We all read the headlinesÂ in the localÂ papers like “There are no government bailouts for our schools.” Our children are not cars that you can stop producing.Â They are our future.Â I have read letters over the years that we have teachers who are not very good, and my question to all of you is this, “What profession has 100% perfect employees?” The answer is none. The majority of our teachers are excellent. The Board of Education has a difficult job that consumes hours upon hours of their time and for which they don’t get paid. They have to deliver a better education to our students and figure out a way to do that and not drain our community’s resources. They are given the challenge of needing to educate our children and yet receive little help from the state or federal government. They are in charge of over 900 students’ lives. They listen to people talk about how we spend too much money over and over. They listened for years that our kids get a mediocre education, but that has been proven false now by our test scores, and Intel science winners, and our college bound students. My hope is that we, the community, allow the process to move ahead, refrain from being divisive, support the difficult challenges that both sides face, and remain hopeful that this contract is settled quickly. As community members, we should support the process and continue to support our dedicated administrators, teachers, staff, and the board. I personally thank all of you and will support each of you in the days ahead. I know that my children are very fortunate that they are being educated in this wonderful school and community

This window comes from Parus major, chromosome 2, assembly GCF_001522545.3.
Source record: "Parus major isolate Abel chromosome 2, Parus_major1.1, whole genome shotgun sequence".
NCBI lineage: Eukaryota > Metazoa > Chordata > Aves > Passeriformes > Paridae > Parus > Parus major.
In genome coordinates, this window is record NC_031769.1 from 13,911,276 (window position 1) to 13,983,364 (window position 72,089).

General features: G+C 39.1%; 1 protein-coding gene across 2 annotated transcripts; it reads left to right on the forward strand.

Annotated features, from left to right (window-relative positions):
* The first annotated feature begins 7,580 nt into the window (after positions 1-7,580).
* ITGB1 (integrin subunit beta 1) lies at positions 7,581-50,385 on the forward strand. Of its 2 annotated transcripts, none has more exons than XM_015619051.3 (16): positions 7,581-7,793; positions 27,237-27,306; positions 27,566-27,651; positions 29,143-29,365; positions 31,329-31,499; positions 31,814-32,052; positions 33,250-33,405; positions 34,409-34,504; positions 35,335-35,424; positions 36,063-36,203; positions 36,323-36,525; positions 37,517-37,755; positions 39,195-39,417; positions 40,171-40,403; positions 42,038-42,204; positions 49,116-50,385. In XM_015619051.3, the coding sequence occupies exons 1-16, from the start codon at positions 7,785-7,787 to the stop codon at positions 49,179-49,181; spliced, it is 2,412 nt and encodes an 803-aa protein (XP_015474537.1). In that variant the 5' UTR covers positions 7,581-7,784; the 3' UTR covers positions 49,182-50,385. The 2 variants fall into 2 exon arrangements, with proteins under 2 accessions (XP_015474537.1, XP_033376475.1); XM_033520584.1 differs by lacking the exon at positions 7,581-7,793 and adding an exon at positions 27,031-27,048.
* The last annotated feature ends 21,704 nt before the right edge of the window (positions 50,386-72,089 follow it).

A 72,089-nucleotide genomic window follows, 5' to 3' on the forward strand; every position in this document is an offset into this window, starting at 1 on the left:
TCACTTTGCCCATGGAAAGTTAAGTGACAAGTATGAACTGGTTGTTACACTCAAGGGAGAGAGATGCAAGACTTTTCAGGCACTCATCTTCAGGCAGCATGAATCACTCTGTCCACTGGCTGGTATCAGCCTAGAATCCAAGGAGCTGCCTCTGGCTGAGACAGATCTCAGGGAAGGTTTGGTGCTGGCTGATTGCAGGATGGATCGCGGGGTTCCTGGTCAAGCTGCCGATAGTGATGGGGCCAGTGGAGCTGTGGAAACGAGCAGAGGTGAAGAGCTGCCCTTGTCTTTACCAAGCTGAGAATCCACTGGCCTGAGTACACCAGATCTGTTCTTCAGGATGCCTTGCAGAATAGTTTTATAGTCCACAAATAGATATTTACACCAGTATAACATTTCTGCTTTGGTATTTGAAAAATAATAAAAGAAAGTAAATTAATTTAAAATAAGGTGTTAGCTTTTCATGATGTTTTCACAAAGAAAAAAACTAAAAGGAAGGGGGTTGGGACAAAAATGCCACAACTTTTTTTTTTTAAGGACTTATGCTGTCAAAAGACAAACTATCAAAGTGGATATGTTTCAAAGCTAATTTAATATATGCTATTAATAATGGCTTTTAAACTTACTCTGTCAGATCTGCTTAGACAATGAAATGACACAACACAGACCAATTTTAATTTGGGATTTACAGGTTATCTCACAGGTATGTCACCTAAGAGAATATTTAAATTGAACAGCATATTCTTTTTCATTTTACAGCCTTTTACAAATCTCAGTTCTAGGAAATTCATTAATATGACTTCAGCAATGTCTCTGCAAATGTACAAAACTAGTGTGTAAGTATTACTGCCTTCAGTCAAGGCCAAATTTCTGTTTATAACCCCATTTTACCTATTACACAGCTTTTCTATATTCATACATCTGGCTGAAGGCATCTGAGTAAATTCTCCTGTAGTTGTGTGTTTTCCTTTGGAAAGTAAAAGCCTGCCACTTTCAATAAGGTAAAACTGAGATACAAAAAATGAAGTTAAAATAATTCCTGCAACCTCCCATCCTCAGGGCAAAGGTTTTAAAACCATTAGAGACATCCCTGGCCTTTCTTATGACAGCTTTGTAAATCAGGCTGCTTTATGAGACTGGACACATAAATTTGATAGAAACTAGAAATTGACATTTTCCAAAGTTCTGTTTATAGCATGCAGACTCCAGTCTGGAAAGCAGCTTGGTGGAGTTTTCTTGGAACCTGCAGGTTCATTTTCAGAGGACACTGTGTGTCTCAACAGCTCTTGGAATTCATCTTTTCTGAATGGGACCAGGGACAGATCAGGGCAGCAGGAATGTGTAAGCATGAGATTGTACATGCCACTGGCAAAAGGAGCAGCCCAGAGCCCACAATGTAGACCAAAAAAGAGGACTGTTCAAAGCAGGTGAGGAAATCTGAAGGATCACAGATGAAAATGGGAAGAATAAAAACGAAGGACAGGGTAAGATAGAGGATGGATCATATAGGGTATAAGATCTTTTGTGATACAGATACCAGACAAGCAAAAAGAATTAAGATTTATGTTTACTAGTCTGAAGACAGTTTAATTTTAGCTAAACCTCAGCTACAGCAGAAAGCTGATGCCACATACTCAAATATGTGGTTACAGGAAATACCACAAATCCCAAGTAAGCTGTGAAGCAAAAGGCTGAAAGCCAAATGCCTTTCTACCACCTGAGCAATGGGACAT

Congress Should Give Back
To the Editor
If members of Long Island’s Congressional delegation want to preach about how they disagree with a pay increase for themselves, then they should lead by example and donate the increase to charity. If members of Long Island’s Congressional delegation believe in the redistribution of wealth then they should lead by example and redistribute their own wealth to those less fortunate.Â
These are tough economic times and while Congress passes bail out package after bail out package, our nation’s debt and overall financial stability get weaker by the day.Â While members of Long Island’s Congressional delegation state that they oppose salary increases, they accept the pay, support bail out packages adding up to the trillions, all while the rest of us on Main Street continue to suffer. Enough is enough.
As a new Congress is sworn in this week, I pray that these members don’t provide just more of the same. It is time for more fiscal discipline on Capitol Hill. Step #1 is for members to either rescind their pay increase or donate it to charities. Step #2 is for Congress to put the blank checks away and stop wasting taxpayer dollars. The September bailout package was a disaster from the start and for the members that argued otherwise they should not be receiving a pay check at all.
Lee M. Zeldin,
The author was a candidate for Congress. – ed.